Travel has played a
significant role in my life. I was born in Sri Lanka, and now live in Australia. I’ve
lived in France,
too, first as a student and later when I worked in publishing, as an editor of
travel guides. So I always knew I would write about travel one day.
My first two novels were set in the far and the near
past. More recently, I have become fascinated with the contemporary world: its
speedy changes, its jumbled messages that time hasn’t yet sorted into the
momentous and the trite. Today, the number of tourists in the world exceeds one
billion. Add to that all the people traveling for work or for study, all the
refugees, all the immigrants, and it’s easy to see that leaving home has become
part of human experience on a scale unprecedented in history. So writing about
travel was a way of writing about modern life.
Nevertheless, it’s glib to say—as many do—that “Everyone
travels today.” I grew up in Sri Lanka, a country that attracts far more
tourists than it produces. Tourism can be liberating, self-indulgent, educative,
tedious, revelatory, disappointing, a way of acquiring symbolic capital…. It’s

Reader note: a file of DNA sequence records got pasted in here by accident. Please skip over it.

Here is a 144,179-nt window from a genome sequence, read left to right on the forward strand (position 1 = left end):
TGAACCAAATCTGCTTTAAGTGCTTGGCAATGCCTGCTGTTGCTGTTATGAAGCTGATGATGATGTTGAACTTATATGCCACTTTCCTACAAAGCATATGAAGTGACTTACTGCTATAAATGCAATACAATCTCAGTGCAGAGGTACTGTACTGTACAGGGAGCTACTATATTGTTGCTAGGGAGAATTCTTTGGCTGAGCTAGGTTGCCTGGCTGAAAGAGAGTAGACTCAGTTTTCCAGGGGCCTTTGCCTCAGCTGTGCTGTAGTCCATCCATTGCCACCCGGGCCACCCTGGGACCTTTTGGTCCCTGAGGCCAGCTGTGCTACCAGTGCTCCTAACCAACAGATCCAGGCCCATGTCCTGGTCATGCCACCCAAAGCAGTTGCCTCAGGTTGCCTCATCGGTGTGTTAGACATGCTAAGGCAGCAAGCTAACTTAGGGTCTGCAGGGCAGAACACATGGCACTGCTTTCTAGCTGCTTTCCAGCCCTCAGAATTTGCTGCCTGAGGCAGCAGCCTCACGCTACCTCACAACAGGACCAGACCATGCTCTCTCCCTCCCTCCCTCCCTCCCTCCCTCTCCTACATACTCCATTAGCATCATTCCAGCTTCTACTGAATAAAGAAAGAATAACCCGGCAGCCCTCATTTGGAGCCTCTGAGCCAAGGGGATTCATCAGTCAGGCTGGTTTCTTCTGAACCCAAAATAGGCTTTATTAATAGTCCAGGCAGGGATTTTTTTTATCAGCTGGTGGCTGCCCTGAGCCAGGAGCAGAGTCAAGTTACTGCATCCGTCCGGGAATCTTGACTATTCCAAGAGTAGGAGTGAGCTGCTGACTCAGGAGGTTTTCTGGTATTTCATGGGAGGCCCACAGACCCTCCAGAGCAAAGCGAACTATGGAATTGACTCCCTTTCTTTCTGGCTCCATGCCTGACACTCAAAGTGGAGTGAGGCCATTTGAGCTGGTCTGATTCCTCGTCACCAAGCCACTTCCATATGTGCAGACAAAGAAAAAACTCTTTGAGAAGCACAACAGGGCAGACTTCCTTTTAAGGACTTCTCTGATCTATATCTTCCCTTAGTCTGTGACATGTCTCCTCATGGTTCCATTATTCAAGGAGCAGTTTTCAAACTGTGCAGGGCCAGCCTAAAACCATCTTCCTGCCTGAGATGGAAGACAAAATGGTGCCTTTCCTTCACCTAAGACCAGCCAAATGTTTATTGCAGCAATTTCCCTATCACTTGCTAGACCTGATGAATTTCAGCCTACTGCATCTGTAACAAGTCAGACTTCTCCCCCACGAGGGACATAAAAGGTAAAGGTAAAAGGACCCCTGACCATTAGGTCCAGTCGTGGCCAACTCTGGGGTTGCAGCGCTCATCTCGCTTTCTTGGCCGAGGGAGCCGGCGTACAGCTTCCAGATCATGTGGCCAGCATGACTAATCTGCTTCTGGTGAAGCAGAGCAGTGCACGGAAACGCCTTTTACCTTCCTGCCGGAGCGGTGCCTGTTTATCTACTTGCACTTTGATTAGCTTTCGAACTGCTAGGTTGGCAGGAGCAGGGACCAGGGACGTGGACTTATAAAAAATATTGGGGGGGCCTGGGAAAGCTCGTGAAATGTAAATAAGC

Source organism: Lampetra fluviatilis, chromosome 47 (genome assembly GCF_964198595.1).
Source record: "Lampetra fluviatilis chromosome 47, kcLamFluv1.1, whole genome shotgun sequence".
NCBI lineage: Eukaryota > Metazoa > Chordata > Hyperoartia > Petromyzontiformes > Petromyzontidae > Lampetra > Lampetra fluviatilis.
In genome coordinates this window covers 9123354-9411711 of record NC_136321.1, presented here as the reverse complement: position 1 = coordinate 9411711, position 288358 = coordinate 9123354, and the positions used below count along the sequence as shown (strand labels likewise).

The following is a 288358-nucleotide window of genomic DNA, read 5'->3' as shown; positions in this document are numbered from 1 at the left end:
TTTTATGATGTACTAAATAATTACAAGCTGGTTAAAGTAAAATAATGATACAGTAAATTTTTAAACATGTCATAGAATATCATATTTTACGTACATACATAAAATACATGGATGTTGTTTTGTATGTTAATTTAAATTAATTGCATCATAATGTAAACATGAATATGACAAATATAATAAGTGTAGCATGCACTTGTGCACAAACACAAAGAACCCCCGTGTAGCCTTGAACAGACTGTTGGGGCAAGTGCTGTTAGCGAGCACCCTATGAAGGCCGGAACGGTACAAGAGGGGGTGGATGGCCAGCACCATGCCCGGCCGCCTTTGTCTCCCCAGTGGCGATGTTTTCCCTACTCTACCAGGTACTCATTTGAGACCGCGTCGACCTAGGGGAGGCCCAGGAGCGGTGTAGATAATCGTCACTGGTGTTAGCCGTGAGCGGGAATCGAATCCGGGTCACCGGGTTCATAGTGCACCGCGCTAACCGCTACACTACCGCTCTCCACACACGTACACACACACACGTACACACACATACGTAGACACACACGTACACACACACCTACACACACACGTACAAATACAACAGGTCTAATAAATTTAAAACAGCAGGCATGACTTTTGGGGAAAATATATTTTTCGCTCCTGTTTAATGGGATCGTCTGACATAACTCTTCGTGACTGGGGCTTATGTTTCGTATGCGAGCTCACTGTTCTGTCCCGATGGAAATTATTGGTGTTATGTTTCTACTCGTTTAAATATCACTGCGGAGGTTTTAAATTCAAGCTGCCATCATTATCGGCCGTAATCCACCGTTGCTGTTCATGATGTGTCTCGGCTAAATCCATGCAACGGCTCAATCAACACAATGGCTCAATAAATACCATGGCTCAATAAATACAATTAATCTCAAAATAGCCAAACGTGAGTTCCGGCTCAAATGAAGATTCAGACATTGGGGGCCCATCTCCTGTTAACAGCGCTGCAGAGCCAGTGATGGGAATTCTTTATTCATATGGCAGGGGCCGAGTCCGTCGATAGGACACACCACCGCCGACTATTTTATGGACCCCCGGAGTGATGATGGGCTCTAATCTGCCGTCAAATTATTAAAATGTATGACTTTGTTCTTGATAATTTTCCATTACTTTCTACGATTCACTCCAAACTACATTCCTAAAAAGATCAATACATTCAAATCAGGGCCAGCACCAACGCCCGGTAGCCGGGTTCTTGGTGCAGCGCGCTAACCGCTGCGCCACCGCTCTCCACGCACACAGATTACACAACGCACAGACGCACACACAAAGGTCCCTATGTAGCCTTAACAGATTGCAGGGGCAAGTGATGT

certainly a luxury that’s beyond the reach of most people in the world. The disparity
between the global rich and the local poor was something I wanted to write
What I set out to do in this novel was to ask interesting
questions about travel: Who travels? Who doesn’t? Why? What takes us away from
home and what draws us back? Where is home? I have long been struck by Adrienne
Rich’s observation that “A place on a map is also a place in history.” Questions of Travel is organized around
those two poles: the desire for the exotic (for “places on maps”) and the
longing for home (for “history”).
Questions of Travel
allowed me to write about some of the places I love best in the world, like
Sydney and Naples. They are both places I first visited in books: Sydney in the novels of
Patrick White and Christina Stead, Naples
in the fiction of Shirley Hazzard. Hazzard is also the author of a collection
of linked stories called People in Glass
Houses that draws on her years at the UN. It’s one of the rare literary
explorations of the experience of working in an office. That was a subject that
interested me, too, and Hazzard’s book was always there at the back of my mind
while I was writing mine.
In the end, I hoped to do three things in Questions of Travel: I wanted to make
readers laugh, I wanted to make them think, and I wanted to move them. Whether
I succeeded is for readers to say. The work of writing is over now, and the
work of reading—which has no end—has begun.